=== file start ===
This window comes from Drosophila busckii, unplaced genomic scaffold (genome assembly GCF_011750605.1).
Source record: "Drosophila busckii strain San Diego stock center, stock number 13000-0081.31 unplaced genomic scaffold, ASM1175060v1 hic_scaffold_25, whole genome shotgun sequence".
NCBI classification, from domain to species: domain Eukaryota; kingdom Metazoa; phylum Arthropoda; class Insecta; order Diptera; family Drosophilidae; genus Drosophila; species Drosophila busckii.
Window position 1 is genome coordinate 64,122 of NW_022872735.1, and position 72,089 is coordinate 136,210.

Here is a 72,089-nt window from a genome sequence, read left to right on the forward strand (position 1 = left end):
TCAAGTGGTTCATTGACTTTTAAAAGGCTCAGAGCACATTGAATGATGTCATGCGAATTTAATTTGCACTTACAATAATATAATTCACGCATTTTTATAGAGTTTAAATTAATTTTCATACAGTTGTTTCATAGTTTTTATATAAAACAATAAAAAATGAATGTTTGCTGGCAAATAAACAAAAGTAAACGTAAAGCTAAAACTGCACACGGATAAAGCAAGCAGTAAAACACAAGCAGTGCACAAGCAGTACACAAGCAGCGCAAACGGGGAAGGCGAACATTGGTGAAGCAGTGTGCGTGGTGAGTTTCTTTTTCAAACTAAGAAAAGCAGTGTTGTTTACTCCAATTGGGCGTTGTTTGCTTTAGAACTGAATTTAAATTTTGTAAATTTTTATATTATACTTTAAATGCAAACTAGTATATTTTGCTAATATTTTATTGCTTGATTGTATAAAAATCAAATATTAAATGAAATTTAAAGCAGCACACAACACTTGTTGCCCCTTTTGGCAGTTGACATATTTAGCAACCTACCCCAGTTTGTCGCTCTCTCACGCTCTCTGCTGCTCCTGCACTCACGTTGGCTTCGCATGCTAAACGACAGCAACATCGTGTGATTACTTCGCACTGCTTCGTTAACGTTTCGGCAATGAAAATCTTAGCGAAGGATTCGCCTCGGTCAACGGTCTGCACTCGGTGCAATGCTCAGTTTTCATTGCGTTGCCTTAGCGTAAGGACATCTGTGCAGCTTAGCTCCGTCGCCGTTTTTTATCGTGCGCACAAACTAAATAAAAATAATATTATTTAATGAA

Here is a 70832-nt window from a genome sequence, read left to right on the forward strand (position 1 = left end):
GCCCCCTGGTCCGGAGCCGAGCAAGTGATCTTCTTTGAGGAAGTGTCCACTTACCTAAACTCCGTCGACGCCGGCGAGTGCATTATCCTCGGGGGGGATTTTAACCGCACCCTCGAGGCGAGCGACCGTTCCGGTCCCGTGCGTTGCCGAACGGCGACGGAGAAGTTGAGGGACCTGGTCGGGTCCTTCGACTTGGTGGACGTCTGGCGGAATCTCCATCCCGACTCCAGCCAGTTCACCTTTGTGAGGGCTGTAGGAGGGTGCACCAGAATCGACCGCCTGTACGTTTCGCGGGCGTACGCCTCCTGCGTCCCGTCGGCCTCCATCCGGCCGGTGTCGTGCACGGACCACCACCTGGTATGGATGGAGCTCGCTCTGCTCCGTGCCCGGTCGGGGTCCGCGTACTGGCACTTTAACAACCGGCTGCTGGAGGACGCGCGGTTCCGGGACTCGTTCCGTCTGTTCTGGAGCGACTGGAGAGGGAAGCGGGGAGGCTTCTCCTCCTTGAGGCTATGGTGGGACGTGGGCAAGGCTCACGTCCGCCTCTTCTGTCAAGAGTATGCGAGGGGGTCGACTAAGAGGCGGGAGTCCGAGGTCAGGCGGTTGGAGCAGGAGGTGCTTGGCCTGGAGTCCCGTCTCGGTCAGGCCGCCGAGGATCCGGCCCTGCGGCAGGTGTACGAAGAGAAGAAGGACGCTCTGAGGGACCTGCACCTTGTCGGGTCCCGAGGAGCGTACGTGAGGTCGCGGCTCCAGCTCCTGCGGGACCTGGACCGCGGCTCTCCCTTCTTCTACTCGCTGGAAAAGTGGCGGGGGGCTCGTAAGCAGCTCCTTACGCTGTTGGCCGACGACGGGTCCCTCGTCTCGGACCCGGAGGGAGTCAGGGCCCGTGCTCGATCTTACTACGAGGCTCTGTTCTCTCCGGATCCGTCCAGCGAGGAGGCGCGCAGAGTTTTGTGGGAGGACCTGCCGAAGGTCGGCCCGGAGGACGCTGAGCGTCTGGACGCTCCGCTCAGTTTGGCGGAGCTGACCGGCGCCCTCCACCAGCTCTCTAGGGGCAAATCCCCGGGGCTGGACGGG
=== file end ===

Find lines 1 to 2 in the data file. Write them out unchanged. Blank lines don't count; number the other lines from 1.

This window comes from Drosophila busckii, unplaced genomic scaffold (genome assembly GCF_011750605.1).
Source record: "Drosophila busckii strain San Diego stock center, stock number 13000-0081.31 unplaced genomic scaffold, ASM1175060v1 hic_scaffold_25, whole genome shotgun sequence".